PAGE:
• All adults 65 years or older
  • People 2 through 64 years old with certain medical conditions*
  • Adults 19 through 64 years old who smoke cigarettes

*Certain medical conditions such as: chronic heart disease, lung disease, liver disease, diabetes, HIV, or certain cancers warrant some adults to receive the pneumonia vaccines before the age of 65.4

What are the side effects of the pneumonia vaccines?

Reactions to the pneumonia vaccine can occur, such as cold-like symptoms, but it is important to realize that those are adverse reactions to the vaccine and not pneumonia itself. Talk to your doctor if you have allergies to any ingredients in vaccines. Below are common adverse reactions to the pneumonia vaccines:

Mild side effects reported with Prevnar 13 can include:2

  • Reactions where the shot was given
    • Redness
    • Swelling
    • Pain or tenderness
  • Fever
  • Loss of appetite
  • Fussiness (irritability)
  • Feeling tired
  • Headache
  • Chills

Mild side effects reported with Pneumovax23 can include:2

  • Reactions where the shot was given
    • Redness
    • Pain
  • Fever
  • Muscle aches

Why are the pneumonia vaccines important?

Vaccines, like the pneumonia vaccines, can prevent or decrease the severity of diseases. Unfortunately, around 50,000 people die from pneumonia in the United States each year.3 It is passed along through airborne droplets, such as from a cough or sneeze, so it is a highly contagious infection.2 It is crucial to receive the pneumococcal vaccine to not only protect yourself but to protect your loved ones around you. Especially if you have a breathing condition like asthma or COPD, it is important to have the pneumonia vaccines to prevent respiratory infections that can potentially make your breathing worse. Talk to your provider or local pharmacy if you are due for your pneumonia vaccine today.

References:

  1. Principles of Vaccination. Centers for Disease Control and Prevention. https://www.cdc.gov/vaccines/pubs/pinkbook/prinvac.html. Published September 8, 2015. Accessed February 14, 2019.
  2. Centers for Disease Control and Prevention. https://www.cdc.gov/vaccines/vpd/pneumo/public/index.html. Published December 6, 2017. Accessed February 14, 2019.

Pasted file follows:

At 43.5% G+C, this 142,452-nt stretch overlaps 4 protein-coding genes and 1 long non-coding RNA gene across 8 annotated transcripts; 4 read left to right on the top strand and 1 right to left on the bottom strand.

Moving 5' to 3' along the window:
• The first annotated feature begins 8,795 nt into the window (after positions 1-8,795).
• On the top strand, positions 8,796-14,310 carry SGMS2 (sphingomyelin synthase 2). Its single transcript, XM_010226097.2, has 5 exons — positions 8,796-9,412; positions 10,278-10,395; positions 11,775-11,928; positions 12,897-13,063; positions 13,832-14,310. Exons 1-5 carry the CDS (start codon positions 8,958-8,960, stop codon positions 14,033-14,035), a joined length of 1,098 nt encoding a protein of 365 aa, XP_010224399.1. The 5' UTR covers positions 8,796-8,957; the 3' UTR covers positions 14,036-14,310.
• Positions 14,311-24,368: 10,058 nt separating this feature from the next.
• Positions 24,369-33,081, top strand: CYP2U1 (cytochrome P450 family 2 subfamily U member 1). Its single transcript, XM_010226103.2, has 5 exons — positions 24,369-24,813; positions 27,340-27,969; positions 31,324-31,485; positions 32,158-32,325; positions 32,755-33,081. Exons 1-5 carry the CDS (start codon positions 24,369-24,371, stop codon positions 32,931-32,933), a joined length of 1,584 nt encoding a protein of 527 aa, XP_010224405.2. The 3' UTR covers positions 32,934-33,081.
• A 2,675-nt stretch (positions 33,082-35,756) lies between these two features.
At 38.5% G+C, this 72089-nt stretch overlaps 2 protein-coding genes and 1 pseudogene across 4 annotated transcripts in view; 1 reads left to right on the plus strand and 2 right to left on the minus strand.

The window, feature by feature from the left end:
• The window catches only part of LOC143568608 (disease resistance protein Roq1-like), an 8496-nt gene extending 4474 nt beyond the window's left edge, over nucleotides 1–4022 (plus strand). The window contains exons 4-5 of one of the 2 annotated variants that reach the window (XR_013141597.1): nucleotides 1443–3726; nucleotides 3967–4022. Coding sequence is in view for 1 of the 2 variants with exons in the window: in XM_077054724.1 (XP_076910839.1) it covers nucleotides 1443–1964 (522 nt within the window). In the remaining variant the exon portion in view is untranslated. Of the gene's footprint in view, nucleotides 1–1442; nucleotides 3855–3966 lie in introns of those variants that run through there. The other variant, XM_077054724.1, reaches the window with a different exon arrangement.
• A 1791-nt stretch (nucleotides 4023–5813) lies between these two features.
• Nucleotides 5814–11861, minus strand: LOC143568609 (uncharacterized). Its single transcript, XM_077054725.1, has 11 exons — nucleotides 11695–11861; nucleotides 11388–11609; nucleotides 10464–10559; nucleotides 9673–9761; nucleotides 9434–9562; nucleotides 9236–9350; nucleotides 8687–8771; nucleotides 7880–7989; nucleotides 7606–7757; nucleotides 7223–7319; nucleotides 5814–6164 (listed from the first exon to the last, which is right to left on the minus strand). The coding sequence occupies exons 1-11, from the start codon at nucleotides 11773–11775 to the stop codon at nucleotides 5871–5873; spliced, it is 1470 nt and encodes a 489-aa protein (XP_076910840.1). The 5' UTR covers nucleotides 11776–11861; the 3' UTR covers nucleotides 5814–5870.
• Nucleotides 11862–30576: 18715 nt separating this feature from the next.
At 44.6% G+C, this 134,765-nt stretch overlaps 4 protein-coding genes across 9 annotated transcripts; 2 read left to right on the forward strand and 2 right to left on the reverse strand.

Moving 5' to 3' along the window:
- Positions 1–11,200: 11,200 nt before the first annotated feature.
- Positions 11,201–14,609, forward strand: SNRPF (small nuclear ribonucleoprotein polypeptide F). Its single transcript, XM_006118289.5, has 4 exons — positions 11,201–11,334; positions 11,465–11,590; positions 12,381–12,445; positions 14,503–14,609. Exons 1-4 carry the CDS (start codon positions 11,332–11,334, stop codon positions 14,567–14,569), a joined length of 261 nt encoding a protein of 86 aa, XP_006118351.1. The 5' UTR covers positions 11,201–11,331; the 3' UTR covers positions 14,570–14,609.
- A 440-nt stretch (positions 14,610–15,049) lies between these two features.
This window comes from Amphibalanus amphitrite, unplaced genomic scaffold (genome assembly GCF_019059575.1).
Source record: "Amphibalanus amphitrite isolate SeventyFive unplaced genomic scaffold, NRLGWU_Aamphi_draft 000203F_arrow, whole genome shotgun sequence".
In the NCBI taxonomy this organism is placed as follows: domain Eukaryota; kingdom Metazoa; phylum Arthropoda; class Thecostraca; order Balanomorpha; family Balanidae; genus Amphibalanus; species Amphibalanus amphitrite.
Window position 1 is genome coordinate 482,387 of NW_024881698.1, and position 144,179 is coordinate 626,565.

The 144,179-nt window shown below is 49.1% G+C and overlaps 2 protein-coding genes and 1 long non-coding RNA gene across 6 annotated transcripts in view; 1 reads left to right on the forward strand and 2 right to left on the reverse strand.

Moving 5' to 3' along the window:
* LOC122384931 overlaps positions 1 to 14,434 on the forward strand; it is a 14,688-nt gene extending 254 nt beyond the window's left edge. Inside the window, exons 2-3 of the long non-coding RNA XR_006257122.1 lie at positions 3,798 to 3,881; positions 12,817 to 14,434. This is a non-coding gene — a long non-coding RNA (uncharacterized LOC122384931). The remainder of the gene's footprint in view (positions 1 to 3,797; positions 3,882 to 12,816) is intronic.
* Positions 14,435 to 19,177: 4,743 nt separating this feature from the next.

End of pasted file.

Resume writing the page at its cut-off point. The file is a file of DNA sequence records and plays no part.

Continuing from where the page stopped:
3. Top 20 Pneumonia Facts (2018). American Thoracic Society.  https://www.thoracic.org/patients/patient-resources/resources/top-pneumonia-facts.pdf. Accessed February 14, 2019.
  4. Recommended Adult Immunization Schedule for ages 19 years or older, United States, 2019. Centers for Disease Control and Prevention. https://www.cdc.gov/vaccines/schedules/hcp/imz/adult.html#note-pneumo. Published January 2019. Accessed February 14, 2019.

 


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by Jamie L. Voigtmann, PharmD Candidate 2019
Saint Louis College of Pharmacy

There are many aspects in life that can decrease prescription fill rates. This in turn causes medication non-adherence, where patients are unable to take their medications regularly as prescribed by a physician. It’s a common and costly problem across America.

What Prevents Patients from Filling Prescriptions?

Barriers to medication adherence include lifestyle preferences, fear or uncertainty about the effectiveness of new medications or adverse reactions, The complexity of instructions and or drug regimens, personal beliefs, and insufficient funds also come into play.1 Patients who have insufficient funds to pay for medications include, not only decreased socioeconomic status, but also all patients that qualify as low-income based on age, gender, race, location, and family size. Patients who have financial restrictions will commonly delay prescription refills, as well as subsequent copays, by splitting pills, taking pills every other day, or even discontinuing medications on their own. This is because many chronic conditions require multiple medications for treatment and many medications are expensive even with insurance.1

The Low-Income Populations Includes Elderly Patients